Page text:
Water troubles!

BY VERONICA STIENBURG, ARCHIVIST

Those of us who live in cities, take for granted that our water is provided by the city and not by a private corporation. This was not always the case in Kingston. According to the Kingston Pumphouse Museum website, the Kingston Water Works was owned by a private corporation from 1849 to 1887 when it was purchased by the City of Kingston. In 1889 the City replaced half of the pipes in Kingston with larger pipes and perhaps that was the cause of some problems at the House of Providence. The water troubles are recorded in the Congregational Annals:

Congregational Annals: May 1889 –

From the foundation of our Institution [the House of Providence], a sufficient quantity of water could never be obtained and great inconvenience often ensued, but this year we rejoiced at the news that the company had sold the Water Works to the city and that large new supply pipes were put in all through the streets of the city.
 
Our gladness however was soon checked when we found that the power was so strong or so great that our pipes would not stand the pressure and in consequence our entire water service throughout the building had to be replaced by new, which cost the treasury.”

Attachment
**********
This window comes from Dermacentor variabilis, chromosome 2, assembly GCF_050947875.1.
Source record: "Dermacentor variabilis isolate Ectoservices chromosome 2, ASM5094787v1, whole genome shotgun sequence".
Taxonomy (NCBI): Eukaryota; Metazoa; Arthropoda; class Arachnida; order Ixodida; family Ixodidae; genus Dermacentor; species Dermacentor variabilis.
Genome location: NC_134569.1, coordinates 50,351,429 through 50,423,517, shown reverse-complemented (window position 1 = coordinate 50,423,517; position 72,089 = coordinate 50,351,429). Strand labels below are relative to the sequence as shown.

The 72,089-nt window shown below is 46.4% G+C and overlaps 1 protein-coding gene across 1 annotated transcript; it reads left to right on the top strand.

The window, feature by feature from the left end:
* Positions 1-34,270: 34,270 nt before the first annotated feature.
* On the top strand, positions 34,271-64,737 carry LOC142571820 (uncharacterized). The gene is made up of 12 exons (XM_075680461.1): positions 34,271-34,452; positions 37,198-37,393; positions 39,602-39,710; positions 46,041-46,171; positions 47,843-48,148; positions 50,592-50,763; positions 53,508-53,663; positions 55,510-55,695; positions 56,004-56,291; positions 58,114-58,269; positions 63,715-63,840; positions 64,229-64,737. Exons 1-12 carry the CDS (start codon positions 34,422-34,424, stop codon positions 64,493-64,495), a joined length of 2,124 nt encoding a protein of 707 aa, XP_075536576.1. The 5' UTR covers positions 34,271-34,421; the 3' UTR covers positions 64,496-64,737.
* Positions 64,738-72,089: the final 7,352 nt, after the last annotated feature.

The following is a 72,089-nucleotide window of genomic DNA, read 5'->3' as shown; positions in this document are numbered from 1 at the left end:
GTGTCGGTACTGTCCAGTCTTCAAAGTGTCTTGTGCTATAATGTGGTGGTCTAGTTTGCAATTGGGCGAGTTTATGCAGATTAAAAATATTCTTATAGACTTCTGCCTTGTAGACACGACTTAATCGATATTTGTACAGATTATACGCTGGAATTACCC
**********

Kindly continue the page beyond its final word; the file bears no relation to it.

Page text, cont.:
House of Providence, Kingston, Ontario, between 1894 and 1898. When the pipes had to be replaced in 1889, only the two sections of the building on the left existed. The two additions at the right end of the photo were built in 1892 and 1894 respectively.
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Providence Motherhouse

1200 Princess Street, P.O. Box 427
Kingston, Ontario, K7L 4W4

613-544-4525
info@providence.ca

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